Globalization in China
1. Globalization in China
One of the major themes in international relations studies is the impact of globalization on states' international behavior. Globalization bas pushed states to conform their policies and institutions to certain suggested directions, but the willingness and capability of states to adapt to the logic of globalization vary, depending on their respective resources, skills, and strategic choices. Some competent and adaptive states take active participation in globalization with decisive, institutional, distributive, and structural changes, considering globalization as an opportunity to enhance national competitiveness. Other states struggle to retard the influence of globalization, viewing it as a threat to social China shows both perceptions of globalization – challenges and opportunities-simultaneously. On the one hand, China welcomes economic globalization as a way to enrich national competitiveness and actively integrates itself into the international economic community. On the other hand, China tries to confine the impact of globalization exclusively within economic field, reflecting its traditional concern about the possible political impact of globalization on its regime stability. Given China's dual responses to the process of globalization, Chinese leaders seem to perceive globalization and to approach to it, applying a standard and a method different from those of the Westerners.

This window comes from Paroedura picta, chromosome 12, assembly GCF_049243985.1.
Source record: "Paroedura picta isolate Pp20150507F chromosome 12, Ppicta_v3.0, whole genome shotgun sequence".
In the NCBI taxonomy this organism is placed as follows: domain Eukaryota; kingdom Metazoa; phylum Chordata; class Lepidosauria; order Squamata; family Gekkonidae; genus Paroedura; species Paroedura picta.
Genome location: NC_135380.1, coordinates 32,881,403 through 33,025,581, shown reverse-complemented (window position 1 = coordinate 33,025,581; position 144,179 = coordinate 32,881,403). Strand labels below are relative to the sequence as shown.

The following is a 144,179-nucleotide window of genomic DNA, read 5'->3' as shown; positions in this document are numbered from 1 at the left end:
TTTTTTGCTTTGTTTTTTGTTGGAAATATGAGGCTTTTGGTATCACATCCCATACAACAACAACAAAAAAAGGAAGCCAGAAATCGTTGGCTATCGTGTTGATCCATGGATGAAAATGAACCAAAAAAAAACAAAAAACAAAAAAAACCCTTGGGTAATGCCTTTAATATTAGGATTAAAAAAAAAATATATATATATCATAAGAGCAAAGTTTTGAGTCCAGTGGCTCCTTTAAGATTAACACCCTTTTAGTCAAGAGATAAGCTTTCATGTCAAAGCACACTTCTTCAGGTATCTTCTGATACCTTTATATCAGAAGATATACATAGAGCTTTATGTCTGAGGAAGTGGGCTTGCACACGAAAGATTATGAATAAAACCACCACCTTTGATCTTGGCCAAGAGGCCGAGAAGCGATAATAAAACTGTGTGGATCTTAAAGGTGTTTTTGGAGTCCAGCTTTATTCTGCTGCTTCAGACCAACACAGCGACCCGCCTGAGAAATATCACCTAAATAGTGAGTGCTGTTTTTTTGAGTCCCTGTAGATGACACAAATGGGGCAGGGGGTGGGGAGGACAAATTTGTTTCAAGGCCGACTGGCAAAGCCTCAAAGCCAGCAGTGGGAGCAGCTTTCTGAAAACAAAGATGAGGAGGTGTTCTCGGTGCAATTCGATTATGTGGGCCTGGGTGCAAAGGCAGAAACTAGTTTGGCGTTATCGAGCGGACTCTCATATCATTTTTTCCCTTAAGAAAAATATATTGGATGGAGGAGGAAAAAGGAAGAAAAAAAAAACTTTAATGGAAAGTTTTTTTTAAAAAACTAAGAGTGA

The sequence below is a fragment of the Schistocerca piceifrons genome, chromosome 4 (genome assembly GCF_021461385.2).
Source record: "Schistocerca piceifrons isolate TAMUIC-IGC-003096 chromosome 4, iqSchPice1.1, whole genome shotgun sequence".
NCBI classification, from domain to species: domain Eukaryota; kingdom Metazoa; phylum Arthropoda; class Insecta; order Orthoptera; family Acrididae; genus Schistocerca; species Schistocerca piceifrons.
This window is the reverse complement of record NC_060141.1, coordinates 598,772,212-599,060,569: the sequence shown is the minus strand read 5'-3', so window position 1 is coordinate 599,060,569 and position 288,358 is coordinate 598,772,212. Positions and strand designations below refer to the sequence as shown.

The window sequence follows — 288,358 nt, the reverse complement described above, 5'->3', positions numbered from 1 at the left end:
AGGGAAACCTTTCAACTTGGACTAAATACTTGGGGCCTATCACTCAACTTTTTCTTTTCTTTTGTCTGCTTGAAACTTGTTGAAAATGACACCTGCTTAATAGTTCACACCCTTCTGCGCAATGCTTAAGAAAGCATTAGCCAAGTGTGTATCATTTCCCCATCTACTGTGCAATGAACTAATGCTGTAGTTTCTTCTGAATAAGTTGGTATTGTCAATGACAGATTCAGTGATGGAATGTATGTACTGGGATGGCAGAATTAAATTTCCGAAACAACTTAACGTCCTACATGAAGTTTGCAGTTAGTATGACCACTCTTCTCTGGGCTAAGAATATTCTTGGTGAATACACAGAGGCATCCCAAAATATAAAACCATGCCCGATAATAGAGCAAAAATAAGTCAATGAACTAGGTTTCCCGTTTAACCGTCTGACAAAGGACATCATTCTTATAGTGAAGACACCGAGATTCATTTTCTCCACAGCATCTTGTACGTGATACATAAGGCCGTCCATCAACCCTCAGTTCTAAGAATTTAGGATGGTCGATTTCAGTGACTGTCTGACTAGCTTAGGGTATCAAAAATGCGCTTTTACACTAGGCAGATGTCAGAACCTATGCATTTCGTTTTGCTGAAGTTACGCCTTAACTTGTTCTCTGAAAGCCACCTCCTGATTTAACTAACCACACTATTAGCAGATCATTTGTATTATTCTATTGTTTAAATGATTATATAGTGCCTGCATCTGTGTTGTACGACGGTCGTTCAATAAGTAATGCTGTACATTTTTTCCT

As a dominant wave of world transition, globalization requires to coordinate states' international behavior on the basis of 'generalized' principle of conduct, for which states' socialization is a prerequisite. As for socialization, constructivists argue that states' identities and self-interest are socially constructed. They also emphasize the important role of international norms and values in shaping states' preferences and behavior. Multilateral regimes in both domains of economy and security serve as major conduits for transferring international norms...